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Advice on how to take broad interests ---> specific project proposal?


lylark
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Hello all! Found this forum a bit late, but it's been very helpful so far. This is my first application cycle (finished my undergrad this May), and the whole thing currently feels very overwhelming. I think my quantitative stats are decent (3.97 undergrad GPA, 169V, 164Q, 5.5W GRE). I'm pretty confident in my writing sample and letter writers, and do have somewhat relevant independent research and teaching experience (honors senior thesis, NSF funded REU, and currently working as a research assistant in medical anthropology setting and part time as a secondary level writing instructor).

However, I do not have a MA. While from what I've read that doesn't preclude PhD program admittance, I think I am at a personal-statement disadvantage in that I don't feel ready to propose a narrow and well-defined dissertation project without more advanced coursework. I can articulate broad interests (language/discourse as vehicles for power, social theory of objectivity and knowledge production, China, social media, science and environmental studies, technology and politics), but most of the example statements and advice I've read suggest that the ideal personal statement is an extremely narrow and specific project description akin to a baby dissertation proposal. I'm really struggling to write something which looks like that, given that I think it would take more coursework before I could know what questions need to be asked. I know that I wouldn't be bound in any way to what I propose there, but it feels disingenuous (and is probably a bad idea anyway) to just make up a topic that I'm not fully committed to. How do people do this before starting PhD level work??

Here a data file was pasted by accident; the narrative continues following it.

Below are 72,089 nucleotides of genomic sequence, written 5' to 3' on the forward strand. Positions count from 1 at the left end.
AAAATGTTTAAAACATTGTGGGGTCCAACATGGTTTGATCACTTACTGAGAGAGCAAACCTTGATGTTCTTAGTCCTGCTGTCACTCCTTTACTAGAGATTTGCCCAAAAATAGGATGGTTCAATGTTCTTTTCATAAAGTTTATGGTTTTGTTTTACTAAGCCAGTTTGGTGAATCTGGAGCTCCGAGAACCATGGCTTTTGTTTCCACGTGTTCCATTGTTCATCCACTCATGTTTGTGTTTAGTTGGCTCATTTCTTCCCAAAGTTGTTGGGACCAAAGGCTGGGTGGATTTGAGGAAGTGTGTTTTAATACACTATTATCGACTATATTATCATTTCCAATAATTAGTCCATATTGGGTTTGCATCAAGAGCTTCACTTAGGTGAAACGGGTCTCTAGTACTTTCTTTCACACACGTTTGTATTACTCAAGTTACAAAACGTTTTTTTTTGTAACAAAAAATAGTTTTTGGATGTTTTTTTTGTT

The obvious answer here would be to pursue a MA before starting a P.h.D, but for many reasons (e.g. funding, the dearth of programs even offering stand-alone MA programs, timing, the fact that my end goal has always been a PhD) I'd prefer that MA to be a step within a PhD program. So--is it possible to write a successful statement elaborating my prior experiences/preparation for graduate work and potential future areas of research without going to that specific level? Would I be better off waiting a year to keep working at what I am doing, hoping that my interests will magically coalesce into something more concretely definable? In case it's relevant, so far I've had the most positive response from contacts at Brown, UMichigan, Notre Dame, and UTexas Austin, though there are also other schools on my list I've yet to reach out to. 

I'd really appreciate thoughts or advice from anyone also struggling with this or who has successfully navigated the process already. I'd also love to exchange personal statement drafts with anyone willing. 

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If you don't mind, let me just direct you to this other post on this subject I wrote: